The Gig Of A Lifetime


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Scene Title The Gig of a Lifetime
Synopsis When Robyn Quinn's world comes crumbling down around her, she can always count on a friend to be there.
Date September 27, 2015

Robyn's Apartment


It has not been a good few weeks.

«Authorities are saying that it is the largest coverup in modern history since the revelation of the Company in 2009.»

The lights are off in Robyn Quinn’s apartment, blinds drawn to hide the glittering illumination of the New York skyline. The only illumination in her spacious living room comes from the television, which has been glued to cable news stations for going on three weeks. None of what comes and goes from the news broadcasts has been helpful, or good, but Robyn has been unable to turn away from the train wreck that her life has become in a few short days.

«Today the Justice Department confirmed the discovery of forty-seven bodies of government contractors in the Utah Desert outside of the now decommissioned Moab Federal Penitentiary. The bodies were mutilated in an attempt to hide their identities. Among the dead were over 200 scattered and dismembered remains that authorities believe may have been prisoners at the penitentiary.»

Between Robyn and the television a glass-topped coffee table is littered with the grave markers of good choices; bottles of beer and wine stand monument to the past few weeks, with scattered corks and bottlecaps likewise littering the space where empty boxes of takeout and dirty chopsticks reign.

«White House Press Secretary Tracy Strauss told reporters today that the Moab Federal Penitentiary was a decommissioned prison once used to house suspected terrorists shortly following the 2001 terror attack in New York City. President Mitchell is claiming ignorance over the prison’s operation and the individuals involved. However, the White House has promised to do everything within its power to find and punish those responsible.»

Slouched back on her sofa, Robyn Quinn watches her world burn through the twenty-four hour news cycle. Her phone on the coffee table has 337 missed calls and 1,257 new text messages, accruing roughly one of each every hour from news and media contacts looking to her for a statement. At first it wasn’t exhausting, but now… now it’s just impossible to manage.

«We now go live to our White House Correspondent, West Rosen, for analysis of the Press Secretary’s conference.»

She had sent Elaine away the moment the news had broke. The moment she'd been faced with everything she'd come to know in the last several years crumbling. She knew this was going to bad - and she didn't know what, exactly, might come out about her and her activities amongst this immense shitshow.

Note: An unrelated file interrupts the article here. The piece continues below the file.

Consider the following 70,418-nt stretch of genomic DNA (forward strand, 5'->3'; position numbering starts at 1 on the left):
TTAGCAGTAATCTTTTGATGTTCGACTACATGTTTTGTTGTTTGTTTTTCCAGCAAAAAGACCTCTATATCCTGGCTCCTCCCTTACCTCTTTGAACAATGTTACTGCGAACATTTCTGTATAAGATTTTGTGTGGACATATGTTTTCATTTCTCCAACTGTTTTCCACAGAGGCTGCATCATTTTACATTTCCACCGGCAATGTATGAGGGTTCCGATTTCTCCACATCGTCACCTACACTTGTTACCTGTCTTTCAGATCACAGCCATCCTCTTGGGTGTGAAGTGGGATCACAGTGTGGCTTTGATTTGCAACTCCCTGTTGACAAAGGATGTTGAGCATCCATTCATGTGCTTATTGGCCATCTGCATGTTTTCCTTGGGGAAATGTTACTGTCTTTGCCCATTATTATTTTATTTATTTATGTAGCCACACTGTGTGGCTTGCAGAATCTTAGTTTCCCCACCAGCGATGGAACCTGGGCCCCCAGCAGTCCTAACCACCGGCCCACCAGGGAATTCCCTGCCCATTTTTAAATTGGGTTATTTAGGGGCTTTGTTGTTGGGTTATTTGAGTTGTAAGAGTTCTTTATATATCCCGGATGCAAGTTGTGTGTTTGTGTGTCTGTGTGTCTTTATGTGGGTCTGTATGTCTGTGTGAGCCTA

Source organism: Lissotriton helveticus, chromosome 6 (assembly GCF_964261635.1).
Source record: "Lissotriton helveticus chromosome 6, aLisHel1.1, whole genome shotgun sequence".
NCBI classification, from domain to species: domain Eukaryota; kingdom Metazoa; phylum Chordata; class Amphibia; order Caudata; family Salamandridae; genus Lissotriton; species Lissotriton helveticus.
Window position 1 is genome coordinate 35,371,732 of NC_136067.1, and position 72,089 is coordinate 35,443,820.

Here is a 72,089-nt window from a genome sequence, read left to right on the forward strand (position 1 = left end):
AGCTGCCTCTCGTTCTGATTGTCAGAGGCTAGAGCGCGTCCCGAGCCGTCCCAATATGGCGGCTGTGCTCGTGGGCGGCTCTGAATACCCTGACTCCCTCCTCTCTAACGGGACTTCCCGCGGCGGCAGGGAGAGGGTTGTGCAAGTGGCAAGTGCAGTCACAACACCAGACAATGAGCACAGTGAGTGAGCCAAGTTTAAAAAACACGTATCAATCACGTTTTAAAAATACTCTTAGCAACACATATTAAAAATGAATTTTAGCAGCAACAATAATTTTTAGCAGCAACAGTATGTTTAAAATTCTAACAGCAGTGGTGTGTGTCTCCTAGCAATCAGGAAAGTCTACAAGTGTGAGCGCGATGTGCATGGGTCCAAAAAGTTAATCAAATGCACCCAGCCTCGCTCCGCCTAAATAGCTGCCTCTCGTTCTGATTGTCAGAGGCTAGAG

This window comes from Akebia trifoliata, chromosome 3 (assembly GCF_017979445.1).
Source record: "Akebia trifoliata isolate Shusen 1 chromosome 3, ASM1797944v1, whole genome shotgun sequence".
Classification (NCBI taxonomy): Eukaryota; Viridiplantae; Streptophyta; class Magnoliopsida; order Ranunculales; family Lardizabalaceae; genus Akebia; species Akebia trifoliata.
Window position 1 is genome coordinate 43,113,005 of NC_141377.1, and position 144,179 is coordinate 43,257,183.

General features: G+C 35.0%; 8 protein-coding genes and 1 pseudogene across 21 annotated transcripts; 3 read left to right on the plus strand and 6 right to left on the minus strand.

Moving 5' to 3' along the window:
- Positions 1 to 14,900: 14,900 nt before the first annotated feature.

"West fuckin' Rosen," Robyn grumbles as she stares at the TV. It's probably the most she's said in hours. "Why don't y' get fucked with rusty spoon, y' fop." The words are barely audible over the clinking of a bottle as she sets it down on the table in front of her. Much of what's being on the shared on the news - well, not all of it is a surprise, at least. Or even unknown to her.

But it's all a new, special kind of hell.

That's part of what makes fielding all of this overwhelming response so hard for her. How long would it be before it all turned on her, too? How deep was this going to dig?

The sound of a knock at her door changes all perspective, draws attention away from the young White House correspondent on the screen and to the less-reviled voice that emanates from the hall outside. “Ey! It’s Else, c’mon open th’ fuck up, I know yer’ just drinkin’ an’ gettin’ high in there an’ that’s not what friends do.”

There’s a beat of a pause.

“Frien’s share.” Else Kjelstrom, profound advocate of sharing is caring.

Slowly, Robyn's eyes drift to the door, wrinkling her nose at the sound of Else's voice. She stares for a long moment, considering her options. Ultimately, she decided to rise from where she's become embedded in the couch, a long and tortured sigh issuing from her lips as she does.

"Y' know, Else, y'got 'bout th' worst timin' could ever hope t' have." She doesn't make any attempt to sound happy about her friends arrival, but it's not like anyone could blame her. And if they did, well… Robyn Quinn is known for being persuasive, both with words and other means.

"Y'r alone, yeah?" Looking out the peephole seems to confirm that, so the door is unlatched and opened just enough for Else to squeeze in.

“No I've got Andy an’all his bloody hootin’ friends spillin’ fuckin’ Champagne inna’ hallway all quiet like,” comes from the other side of the door, where Robyn sees Else alone with a closed bottle of champagne in a paper bag.

“Of course it's just fuckin’ me.” Else adds just in case. Because this is why they're friends.

The expression Robyn gives Else as she steps in is the flattest one she can. Normally this exchange might end in a laugh and an offer to get glasses, but this time she isn't feeling the humour. It's a bit a miracle she doesn't shut the door on Else, though she does letr out an egregiously over dramatic sigh.

"Y'know damn well what I mean, 'less y'been living under a rock." She eyes Else as she opens the door the rest of the way, motioning her inside. "Shame y'didn't stop by 'fore 'Lainey left. She would've liked t'see ya." Door closed once Else is in, Robyn turns back to her, head slightly cocked and an eyebrow raised.

"What brings ya t' my end a' the fuckin' world party, love?"

Pfsh,” is Else’s diplomatic response as she shoves the bagged champagne bottle into Robyn’s arms on her way in the door. “It ain’t the end of the bloody world, you’ve just lost a shit job.” Her dark eyes angle up to Robyn at that, while she makes herself at home and tugs off her flats and lets them fall to the floor one by one with loud thumps on the hardwood.

“You an’ a desk job, being some big corporate pish posh or someshit ain’t ever been the true you,” Else dismisses the notion of Pinehearst’s relevance with a wave of one hand, making her way pointedly over to the sofa to bend down and pick up the remote and change the channel to — National Geographic, as it turns out. There’s koalas.

Turning around, Else brandishes the remote like a gun at Robyn. “Go get me a fuckin’ glass for that champagne — no, two — an’ it best be a flute an’ not a fuckin’ mason jar you insufferable hipster.” There’s a feigned roll of her eyes at that, and an expectant crossing of her arms.